COLUMBIA, SC — Drivers around South Carolina have more chance of crashing into a deer than drivers in most other states, according to an insurance company study.
“South Carolina drivers face a higher likelihood of striking a deer than the national average and rank 11th out of the 50 states,” says Justin Tomczak, a spokesman for State Farm insurance company, the nation’s largest auto insurance firm..
Already this year, four people – three on motorcycles and one in a car – have died after crashing into a deer. Six South Carolinians died last year.
The last three happened in September.
Several weeks ago, a husband and wife riding their Kawasaki motorcycle down a road in a wooded area in Barnwell County died after striking a deer.
A few days later, in Richland County, Jonathan J. McNaughton, 31, died after his motorcycle struck a deer in the 3100 block of Kennerly Road Tuesday., according to county coroner Gary Watts.
In 2012 in South Carolina, 518 people were injured in deer -human collisions and 1,935 vehicles or other property were damaged, according to the Department of Public Safety. So far this year, as of Aug. 31, 238 people have been injured and 805 cases of property damage to vehicles have been reported.
Around the country, the odds that a driver will strike a deer has declined by about 4 percent, State Farm’s study said.
West Virginia is the state in which a driver is most likely to strike a deer, with the company estimated that the chances are 1 in 41. Hawaii is the state in which deer-vehicle crashes are least likely.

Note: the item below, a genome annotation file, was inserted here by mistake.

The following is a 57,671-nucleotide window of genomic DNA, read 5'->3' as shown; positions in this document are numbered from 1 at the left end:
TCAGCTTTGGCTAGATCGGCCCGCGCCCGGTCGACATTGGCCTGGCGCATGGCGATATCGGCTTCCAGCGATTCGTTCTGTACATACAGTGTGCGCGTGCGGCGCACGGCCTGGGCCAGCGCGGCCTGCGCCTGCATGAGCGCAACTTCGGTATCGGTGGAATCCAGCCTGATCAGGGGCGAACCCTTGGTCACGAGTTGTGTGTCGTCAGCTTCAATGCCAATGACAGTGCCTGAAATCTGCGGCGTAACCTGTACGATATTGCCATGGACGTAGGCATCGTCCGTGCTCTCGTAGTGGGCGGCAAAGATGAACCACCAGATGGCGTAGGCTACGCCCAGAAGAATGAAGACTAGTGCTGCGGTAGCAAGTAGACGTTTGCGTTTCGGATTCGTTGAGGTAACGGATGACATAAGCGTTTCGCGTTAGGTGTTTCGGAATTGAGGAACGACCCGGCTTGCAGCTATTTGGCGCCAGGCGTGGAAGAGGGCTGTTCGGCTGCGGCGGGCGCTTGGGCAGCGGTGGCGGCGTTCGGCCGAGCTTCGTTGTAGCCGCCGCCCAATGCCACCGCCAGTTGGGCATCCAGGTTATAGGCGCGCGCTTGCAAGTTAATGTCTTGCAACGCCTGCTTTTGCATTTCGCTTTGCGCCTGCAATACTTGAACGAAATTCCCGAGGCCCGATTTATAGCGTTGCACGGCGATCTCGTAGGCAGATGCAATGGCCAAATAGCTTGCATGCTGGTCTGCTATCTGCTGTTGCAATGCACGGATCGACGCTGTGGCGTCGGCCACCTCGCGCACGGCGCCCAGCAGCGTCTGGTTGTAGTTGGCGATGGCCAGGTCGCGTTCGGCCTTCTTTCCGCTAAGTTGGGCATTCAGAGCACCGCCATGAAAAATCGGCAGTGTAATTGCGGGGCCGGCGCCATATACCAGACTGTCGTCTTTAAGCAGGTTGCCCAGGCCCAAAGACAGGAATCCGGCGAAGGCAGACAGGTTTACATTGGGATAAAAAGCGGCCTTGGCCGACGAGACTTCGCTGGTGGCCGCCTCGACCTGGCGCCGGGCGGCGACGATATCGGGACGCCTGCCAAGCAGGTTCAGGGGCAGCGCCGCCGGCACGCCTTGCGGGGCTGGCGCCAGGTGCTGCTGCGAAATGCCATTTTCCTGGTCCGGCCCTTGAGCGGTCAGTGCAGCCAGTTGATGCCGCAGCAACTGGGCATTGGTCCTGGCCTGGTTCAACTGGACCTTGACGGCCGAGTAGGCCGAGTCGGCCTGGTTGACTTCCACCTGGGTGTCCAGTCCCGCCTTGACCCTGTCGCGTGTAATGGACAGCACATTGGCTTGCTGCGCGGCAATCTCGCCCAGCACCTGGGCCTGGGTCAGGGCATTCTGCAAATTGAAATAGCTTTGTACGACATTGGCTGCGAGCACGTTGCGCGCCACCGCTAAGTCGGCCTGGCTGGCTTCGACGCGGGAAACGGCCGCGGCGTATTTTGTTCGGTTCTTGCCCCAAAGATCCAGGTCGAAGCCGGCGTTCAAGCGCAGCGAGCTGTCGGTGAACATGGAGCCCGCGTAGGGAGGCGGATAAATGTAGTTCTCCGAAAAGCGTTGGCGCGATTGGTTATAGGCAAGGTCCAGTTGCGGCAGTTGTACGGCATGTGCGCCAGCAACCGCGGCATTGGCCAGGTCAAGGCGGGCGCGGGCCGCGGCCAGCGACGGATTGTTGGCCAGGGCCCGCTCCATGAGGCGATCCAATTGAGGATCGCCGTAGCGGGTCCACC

In the 12 months between July 1, 2012, and June 30 of this year, there were about 1.2 million collisions around the country caused by deer, State Farm estimates.
Most collisions occur in November, which is the height of the deer hunting and mating seasons. Approximately 18 percent of all deer-vehicle crashes take place in November. October and December are also to months for such crashes.
The average property damage in a deer crash runs about $3,400, State Farm says.
State Farm and deer experts offered these tips to avoid deer crashes:
• Deer generally travel in herds – if you see one, others may be nearby.
• Be aware of posted deer crossing signs.
• Remember that deer are most active in the hours around dusk and dawn.
• Use high beam headlamps as much as possible at night to illuminate areas where deer might enter roadways.
• If a deer collision seems inevitable, keep going straight. Attempting to swerve out of the way could cause you to lose control of your vehicle or place you in the path of an oncoming vehicle.
• Don’t rely on car-mounted deer whistles.
Reach Monk at (803) 771-8344.